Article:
Shelves at Canada's first recreational marijuana retailers might look a bit sparse when the country repeals prohibition next summer because cannabis edibles won't be part of the legal framework at first. But that gap in the retail market won't last long as there is already a plan underway to make THC-infused cookies, brownies and other foods available within a year of legalization.
Yesterday, the House Standing Committee on Health approved an amendment to Canada's legalization bill that would allow edibles.
“This proposed amendment would provide certainty and timing for Canadians and the industry that edibles containing cannabis and cannabis concentrates will be authorized for sale no more than 12 months of the proposed cannabis act,” said Liberal committee member John Oliver (no, not that John Oliver).
The decision gained immediate support from members of the industry like Shane Morris of the Gatineau-based medical marijuana grower Hydropothecary, who says opening up a legal channel for buying edibles will help close the black market for marijuana.
"Closing the edible gap by providing the legal ability to sell cannabis edibles will help combat a key black market sector and help mitigate the food safety and mis-dosing risks. A timeline for the establishment of the regulatory framework is very welcome as it allows preparation and planning by both Government and industry."
Demand for edibles is high across the country. According to a recent survey, 46 percent of Canadians would try edibles if they were commercially available. So the amendment is also a response to consumer demand. And on top of that, edibles offer a healthier alternative to cannabis consumers who don't want to smoke marijuana.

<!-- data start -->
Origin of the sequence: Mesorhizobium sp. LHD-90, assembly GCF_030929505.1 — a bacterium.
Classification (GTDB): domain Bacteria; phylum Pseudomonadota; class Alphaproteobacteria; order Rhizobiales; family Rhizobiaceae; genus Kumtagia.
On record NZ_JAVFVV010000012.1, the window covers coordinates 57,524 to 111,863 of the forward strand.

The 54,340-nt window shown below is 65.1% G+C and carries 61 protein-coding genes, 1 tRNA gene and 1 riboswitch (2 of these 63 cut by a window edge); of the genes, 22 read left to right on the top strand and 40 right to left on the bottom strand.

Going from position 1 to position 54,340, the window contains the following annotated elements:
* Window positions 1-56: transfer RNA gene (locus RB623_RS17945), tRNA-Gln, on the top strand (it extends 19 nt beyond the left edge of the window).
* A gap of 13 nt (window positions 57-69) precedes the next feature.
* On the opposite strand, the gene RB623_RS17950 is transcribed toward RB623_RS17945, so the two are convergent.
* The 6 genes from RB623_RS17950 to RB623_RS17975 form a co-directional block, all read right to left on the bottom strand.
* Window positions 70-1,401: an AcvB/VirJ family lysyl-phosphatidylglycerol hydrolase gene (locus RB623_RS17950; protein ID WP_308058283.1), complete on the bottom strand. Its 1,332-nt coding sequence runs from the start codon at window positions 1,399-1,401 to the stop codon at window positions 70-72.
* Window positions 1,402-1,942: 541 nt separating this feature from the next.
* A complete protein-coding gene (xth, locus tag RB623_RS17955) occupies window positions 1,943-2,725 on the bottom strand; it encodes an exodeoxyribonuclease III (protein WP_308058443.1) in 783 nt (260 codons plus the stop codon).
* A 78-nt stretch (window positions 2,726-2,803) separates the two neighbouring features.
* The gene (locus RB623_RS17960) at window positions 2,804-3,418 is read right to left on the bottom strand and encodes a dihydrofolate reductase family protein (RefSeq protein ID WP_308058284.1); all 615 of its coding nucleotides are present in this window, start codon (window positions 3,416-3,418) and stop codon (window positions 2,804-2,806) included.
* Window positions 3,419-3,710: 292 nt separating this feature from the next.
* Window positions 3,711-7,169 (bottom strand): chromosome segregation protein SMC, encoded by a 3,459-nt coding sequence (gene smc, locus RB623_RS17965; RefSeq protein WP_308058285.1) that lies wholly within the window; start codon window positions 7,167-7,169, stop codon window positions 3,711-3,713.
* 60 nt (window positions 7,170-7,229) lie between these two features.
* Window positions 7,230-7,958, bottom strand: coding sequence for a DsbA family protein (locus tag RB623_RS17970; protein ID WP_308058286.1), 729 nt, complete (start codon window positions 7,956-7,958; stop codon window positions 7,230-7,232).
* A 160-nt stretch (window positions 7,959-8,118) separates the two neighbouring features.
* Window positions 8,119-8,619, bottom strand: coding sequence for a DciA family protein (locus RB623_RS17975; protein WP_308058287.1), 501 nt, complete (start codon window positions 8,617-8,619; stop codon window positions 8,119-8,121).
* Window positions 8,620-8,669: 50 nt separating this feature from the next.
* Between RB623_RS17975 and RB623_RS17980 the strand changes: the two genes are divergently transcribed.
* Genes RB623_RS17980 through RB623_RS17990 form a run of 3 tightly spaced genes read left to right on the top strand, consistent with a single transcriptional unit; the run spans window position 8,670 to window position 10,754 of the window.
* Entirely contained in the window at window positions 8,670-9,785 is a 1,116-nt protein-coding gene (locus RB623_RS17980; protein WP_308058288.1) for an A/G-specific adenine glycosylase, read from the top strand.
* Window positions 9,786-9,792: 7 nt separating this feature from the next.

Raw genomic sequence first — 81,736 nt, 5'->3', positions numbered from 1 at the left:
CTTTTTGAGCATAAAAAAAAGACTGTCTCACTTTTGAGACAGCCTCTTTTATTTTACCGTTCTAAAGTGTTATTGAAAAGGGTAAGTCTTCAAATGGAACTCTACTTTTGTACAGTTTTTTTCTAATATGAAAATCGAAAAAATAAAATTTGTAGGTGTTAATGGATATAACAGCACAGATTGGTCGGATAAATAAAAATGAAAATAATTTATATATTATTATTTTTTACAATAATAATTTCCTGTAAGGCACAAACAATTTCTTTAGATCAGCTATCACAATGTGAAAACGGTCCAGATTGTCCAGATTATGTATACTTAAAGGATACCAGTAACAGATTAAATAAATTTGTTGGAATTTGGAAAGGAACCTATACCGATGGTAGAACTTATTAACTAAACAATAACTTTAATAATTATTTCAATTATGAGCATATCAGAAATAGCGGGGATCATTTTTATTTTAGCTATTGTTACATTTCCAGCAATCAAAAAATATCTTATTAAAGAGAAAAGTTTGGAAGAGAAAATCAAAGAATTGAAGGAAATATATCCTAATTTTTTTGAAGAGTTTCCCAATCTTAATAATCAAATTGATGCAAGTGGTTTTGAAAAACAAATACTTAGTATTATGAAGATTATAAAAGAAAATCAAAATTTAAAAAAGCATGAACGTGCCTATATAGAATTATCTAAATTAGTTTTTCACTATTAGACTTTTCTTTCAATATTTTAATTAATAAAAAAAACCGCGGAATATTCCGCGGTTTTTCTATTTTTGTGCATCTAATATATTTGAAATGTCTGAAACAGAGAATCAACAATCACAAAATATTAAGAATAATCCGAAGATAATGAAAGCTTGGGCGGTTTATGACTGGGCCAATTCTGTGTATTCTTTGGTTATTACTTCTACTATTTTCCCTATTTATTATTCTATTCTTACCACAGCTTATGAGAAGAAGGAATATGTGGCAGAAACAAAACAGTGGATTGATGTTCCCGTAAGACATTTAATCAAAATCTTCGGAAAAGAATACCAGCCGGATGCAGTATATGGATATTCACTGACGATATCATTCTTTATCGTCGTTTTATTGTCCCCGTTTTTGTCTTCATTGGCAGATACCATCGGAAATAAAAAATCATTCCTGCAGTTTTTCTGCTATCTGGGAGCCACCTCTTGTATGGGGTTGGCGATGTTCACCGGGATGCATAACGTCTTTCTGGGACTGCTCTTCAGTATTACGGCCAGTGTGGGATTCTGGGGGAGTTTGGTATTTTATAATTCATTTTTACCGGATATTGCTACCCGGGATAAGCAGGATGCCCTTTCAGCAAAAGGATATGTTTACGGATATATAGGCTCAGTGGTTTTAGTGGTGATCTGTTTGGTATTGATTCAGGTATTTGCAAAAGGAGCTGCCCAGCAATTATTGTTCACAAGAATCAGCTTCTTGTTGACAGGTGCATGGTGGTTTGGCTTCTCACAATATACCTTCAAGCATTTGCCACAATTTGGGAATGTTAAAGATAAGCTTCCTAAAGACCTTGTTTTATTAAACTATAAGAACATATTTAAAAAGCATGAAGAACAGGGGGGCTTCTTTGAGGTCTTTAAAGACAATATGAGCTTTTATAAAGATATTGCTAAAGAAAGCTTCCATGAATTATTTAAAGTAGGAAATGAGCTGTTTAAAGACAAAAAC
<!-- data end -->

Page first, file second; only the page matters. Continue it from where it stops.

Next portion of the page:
“Health Canada actually recommends ingesting marijuana instead of smoking it for medicinal use," Dr. Sylvain Charlebois, a Dalhousie University researcher who was the lead author of the survey, told CTV News recently. “It’s healthier! So, if people are tempted to try marijuana but they don’t want to damage their lungs, the edible solution becomes a very attractive one.”
But opponents of the Liberal government aren't enamoured with the timeline for allowing edibles. “There is no reason whatsoever to go slow on this because there’s nothing that we are going to learn in the next year about these products that we don’t know now,” said Don Davies, the Health Critic for the NDP.
However, Oliver insists that going slow is the best way to roll out legalization in a safe and responsible manner. Edibles are a hot-button issue among lawmakers because of what happened in Colorado after the state legalized cannabis in 2012. Due to lax regulations for edibles, Colorado saw a surge in the number of cannabis-related calls to poison control and hospital visits. Edibles aren't deadly, but they can lead to terribly bad experiences if people overdo it on cookies or brownies. And that can happen to anyone, just ask Alex Trebek.
So the delay might annoy critics and activists, but the government's hesitance is understandable since they don't want stories of cannabis hospitalizations putting legalization in jeopardy.